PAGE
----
Q: Have you had the problem since it's been a common thing or does something different crop up each time?
Coach Bresnahan: It is different because for awhile, we were setting the edge. The other day, if you take out – and you can't do this; as a coach, you don't ever say this, but you take away the 47-yard run on the second play of the game and now you've got him at 90 yards on the rest of the day, and you've got a manageable average per carry. But also when you pop in a touchdown like that, you can't do it because of a hit in the wrong gap or an eight-man front; we've talked about that. If you do that, the next guy to make the play is the safety and we didn't get that done so the ball goes to the end zone. So, it's different each time but it's easily corrected seeing it on tape. Doing it on the field's a whole different story. So that's been again, an emphasis point this week even though it's a passing team.
Q: Getting back to the long run there – when a guy hits the wrong gap, is he guessing or does he just see something?
Coach Bresnahan: Yeah, understand – sometimes a blocking scheme or even if they mess up something can kind of confuse you for a second. So if you've got that one little hesitation or you read it as somebody clearly going into a gap and you pop into somebody else's gap and all of a sudden, he hasn't been there and he pops, you have to be disciplined. Above and beyond that if it does clear the first line of defense, our safety has to make that tackle. So, it's a whole tie in there so it's not one person. I don't ever put a finger on one person. It's a unit out there, so all 11 guys have to do their responsibility and all 11 guys have to finish the play, but it is tough. When it breaks through, that puts a big emphasis on that safety making an open-field tackle.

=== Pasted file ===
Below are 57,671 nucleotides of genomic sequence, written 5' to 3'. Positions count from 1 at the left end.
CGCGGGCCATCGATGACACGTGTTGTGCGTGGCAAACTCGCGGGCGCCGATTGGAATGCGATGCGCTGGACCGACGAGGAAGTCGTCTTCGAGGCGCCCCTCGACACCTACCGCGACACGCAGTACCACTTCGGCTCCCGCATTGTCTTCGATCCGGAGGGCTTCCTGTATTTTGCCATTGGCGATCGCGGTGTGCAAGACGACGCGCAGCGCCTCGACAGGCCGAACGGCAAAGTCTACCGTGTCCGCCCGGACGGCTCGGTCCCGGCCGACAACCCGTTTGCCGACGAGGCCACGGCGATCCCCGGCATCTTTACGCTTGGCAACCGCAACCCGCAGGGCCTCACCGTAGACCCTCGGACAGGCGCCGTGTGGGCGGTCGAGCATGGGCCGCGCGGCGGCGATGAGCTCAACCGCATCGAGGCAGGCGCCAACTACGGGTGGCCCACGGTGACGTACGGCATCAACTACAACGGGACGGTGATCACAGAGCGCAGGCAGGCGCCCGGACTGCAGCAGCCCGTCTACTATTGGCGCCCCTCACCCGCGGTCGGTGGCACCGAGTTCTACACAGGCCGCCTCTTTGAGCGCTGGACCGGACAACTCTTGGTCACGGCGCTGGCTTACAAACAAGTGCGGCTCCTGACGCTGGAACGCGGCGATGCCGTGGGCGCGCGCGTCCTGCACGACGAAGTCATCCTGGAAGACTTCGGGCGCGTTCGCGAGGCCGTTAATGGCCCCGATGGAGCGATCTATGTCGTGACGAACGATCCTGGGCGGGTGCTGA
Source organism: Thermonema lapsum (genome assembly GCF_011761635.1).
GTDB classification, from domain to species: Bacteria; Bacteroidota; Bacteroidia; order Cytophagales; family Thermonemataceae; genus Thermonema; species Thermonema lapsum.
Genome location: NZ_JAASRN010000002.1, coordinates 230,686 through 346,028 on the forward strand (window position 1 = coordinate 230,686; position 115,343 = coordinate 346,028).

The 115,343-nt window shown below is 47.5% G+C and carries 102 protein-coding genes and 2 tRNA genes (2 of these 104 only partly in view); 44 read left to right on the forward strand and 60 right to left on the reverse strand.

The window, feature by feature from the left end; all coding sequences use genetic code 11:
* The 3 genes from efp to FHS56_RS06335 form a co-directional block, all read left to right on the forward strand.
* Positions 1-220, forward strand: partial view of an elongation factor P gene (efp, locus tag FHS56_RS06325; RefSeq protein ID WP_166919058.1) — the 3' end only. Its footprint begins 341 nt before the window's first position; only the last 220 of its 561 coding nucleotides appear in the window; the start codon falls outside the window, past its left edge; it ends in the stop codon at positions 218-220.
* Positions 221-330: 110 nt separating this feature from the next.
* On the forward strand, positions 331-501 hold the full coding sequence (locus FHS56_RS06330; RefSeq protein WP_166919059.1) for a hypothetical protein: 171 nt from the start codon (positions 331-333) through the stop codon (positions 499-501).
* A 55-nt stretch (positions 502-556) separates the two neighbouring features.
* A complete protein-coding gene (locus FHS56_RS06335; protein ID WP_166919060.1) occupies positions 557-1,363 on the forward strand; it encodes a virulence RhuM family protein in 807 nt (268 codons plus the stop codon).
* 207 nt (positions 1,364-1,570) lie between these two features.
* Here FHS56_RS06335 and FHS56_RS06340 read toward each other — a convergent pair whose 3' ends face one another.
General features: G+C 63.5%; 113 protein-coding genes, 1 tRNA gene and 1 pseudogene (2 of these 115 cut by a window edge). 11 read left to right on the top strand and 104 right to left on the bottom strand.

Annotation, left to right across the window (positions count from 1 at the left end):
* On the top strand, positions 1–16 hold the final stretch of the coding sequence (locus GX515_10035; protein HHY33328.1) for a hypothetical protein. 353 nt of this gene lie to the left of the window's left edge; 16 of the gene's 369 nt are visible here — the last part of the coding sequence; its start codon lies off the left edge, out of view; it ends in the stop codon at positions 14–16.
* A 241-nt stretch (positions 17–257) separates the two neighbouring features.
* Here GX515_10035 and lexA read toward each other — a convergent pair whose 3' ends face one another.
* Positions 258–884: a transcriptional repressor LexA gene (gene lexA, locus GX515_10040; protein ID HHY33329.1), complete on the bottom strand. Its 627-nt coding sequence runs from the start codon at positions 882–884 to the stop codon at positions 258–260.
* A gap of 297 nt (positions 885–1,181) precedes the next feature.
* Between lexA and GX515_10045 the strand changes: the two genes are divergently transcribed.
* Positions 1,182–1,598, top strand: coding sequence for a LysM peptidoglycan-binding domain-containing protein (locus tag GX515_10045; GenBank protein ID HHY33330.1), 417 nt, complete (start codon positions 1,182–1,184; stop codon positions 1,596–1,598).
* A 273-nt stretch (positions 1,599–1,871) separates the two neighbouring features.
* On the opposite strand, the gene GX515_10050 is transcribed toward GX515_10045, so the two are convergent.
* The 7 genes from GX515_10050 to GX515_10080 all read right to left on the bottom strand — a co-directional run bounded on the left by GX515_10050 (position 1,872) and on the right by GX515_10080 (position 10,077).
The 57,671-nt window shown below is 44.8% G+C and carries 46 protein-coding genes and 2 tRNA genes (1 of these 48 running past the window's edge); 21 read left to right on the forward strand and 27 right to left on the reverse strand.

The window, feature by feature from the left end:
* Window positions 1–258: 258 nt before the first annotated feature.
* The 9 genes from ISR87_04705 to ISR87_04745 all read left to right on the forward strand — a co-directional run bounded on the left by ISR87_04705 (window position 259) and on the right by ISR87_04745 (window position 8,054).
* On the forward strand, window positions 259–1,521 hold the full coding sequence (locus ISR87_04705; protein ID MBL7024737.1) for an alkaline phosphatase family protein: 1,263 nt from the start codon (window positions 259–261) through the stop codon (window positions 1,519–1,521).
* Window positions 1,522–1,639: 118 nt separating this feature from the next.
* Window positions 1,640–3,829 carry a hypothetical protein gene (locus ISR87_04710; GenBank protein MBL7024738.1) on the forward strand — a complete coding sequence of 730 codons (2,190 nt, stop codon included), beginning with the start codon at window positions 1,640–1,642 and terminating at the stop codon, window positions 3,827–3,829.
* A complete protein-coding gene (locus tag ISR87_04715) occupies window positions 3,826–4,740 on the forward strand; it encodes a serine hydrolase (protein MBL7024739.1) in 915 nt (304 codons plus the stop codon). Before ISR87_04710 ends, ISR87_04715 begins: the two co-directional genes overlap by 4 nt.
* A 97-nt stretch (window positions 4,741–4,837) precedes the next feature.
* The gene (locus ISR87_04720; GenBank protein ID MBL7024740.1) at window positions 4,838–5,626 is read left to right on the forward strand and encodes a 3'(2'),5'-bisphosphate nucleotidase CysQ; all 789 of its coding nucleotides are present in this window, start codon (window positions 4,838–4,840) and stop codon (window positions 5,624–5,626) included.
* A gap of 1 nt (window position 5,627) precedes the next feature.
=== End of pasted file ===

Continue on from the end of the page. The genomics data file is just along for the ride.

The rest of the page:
Q: How often are the runs against you where everybody does everything right and it's just blocked well or the play is called right?
Coach Bresnahan: You don't see 47- or the 20-yard runs in that case. You may see a four or five-yard run if they just mulch you off the ball where he falls forward on his tackle, but you don't see the 12, 13, 20, 47-yard runs. You don't see that when you play it proper.
Q: In the long-term, you've got to trust your 10 other guys on the run defense. Is that…?
Coach Bresnahan: Huge, huge. Defense is a reaction game so you can line up, you can give them all the responsibilities in the world but then as soon as you get different blocking schemes, you've got to know how to react to that and how to fit. So it is total trust on the guy next to you, the guy in front of you, the guy behind you reading it the same way and fitting properly. So, it's huge with the trust.
Q: Chuck, falling behind 34-0 in consecutive games, how do you keep those guys from checking out?
Coach Bresnahan: They're professionals. I never, ever worry about that and the one thing, if you go back and watch on the tape, I didn't see one guy quit. I didn't see one guy loaf, I didn't see anybody tap out; that's to their credit because it has been a tough two weeks and what we try to preach again in that consistency level, and we just showed them on the tape on Wednesday when they came back in. We pulled out plays, kind of a highlight series of plays, for San Diego, Minnesota and Chicago. We're flying around, everybody's going good and we got 10 turnovers in three weeks, we're tied for the first spot in the NFL over that period of time and everything's going hunky dory. We've got all kinds of sacks, well now, you've got to get through the doldrums. You've got to be able to overcome that, step up, and rise to the occasion and that's the challenge to this unit right now is step back up and let's go, and that really is the team also.